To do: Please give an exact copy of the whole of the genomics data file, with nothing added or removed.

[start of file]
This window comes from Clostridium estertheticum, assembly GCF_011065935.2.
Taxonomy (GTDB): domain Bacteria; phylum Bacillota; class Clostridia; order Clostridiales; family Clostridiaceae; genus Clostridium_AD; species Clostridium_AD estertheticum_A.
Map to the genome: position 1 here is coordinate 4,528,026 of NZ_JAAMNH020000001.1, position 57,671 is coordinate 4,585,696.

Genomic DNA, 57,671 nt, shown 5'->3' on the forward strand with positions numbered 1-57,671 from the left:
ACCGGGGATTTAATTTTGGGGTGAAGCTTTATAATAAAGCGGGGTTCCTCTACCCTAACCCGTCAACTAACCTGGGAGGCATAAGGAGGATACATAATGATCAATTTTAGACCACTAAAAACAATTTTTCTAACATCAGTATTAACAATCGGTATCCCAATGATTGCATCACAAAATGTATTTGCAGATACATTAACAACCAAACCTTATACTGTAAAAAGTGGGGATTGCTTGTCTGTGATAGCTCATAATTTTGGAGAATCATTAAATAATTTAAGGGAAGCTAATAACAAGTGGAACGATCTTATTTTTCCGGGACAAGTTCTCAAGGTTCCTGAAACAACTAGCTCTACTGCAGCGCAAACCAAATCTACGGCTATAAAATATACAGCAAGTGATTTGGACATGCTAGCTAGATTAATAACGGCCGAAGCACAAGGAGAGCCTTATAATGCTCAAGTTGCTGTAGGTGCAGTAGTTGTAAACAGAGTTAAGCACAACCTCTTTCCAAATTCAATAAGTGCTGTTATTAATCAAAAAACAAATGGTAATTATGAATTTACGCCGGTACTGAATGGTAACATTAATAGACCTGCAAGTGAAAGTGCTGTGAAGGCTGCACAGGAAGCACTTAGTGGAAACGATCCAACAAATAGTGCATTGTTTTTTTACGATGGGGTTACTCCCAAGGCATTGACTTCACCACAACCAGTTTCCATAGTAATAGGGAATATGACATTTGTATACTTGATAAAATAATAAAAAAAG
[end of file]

This window comes from Clostridium estertheticum, assembly GCF_011065935.2.
Taxonomy (GTDB): domain Bacteria; phylum Bacillota; class Clostridia; order Clostridiales; family Clostridiaceae; genus Clostridium_AD; species Clostridium_AD estertheticum_A.
Map to the genome: position 1 here is coordinate 4,528,026 of NZ_JAAMNH020000001.1, position 57,671 is coordinate 4,585,696.

Genomic DNA, 57,671 nt, shown 5'->3' on the forward strand with positions numbered 1-57,671 from the left:
ACCGGGGATTTAATTTTGGGGTGAAGCTTTATAATAAAGCGGGGTTCCTCTACCCTAACCCGTCAACTAACCTGGGAGGCATAAGGAGGATACATAATGATCAATTTTAGACCACTAAAAACAATTTTTCTAACATCAGTATTAACAATCGGTATCCCAATGATTGCATCACAAAATGTATTTGCAGATACATTAACAACCAAACCTTATACTGTAAAAAGTGGGGATTGCTTGTCTGTGATAGCTCATAATTTTGGAGAATCATTAAATAATTTAAGGGAAGCTAATAACAAGTGGAACGATCTTATTTTTCCGGGACAAGTTCTCAAGGTTCCTGAAACAACTAGCTCTACTGCAGCGCAAACCAAATCTACGGCTATAAAATATACAGCAAGTGATTTGGACATGCTAGCTAGATTAATAACGGCCGAAGCACAAGGAGAGCCTTATAATGCTCAAGTTGCTGTAGGTGCAGTAGTTGTAAACAGAGTTAAGCACAACCTCTTTCCAAATTCAATAAGTGCTGTTATTAATCAAAAAACAAATGGTAATTATGAATTTACGCCGGTACTGAATGGTAACATTAATAGACCTGCAAGTGAAAGTGCTGTGAAGGCTGCACAGGAAGCACTTAGTGGAAACGATCCAACAAATAGTGCATTGTTTTTTTACGATGGGGTTACTCCCAAGGCATTGACTTCACCACAACCAGTTTCCATAGTAATAGGGAATATGACATTTGTATACTTGATAAAATAATAAAAAAAG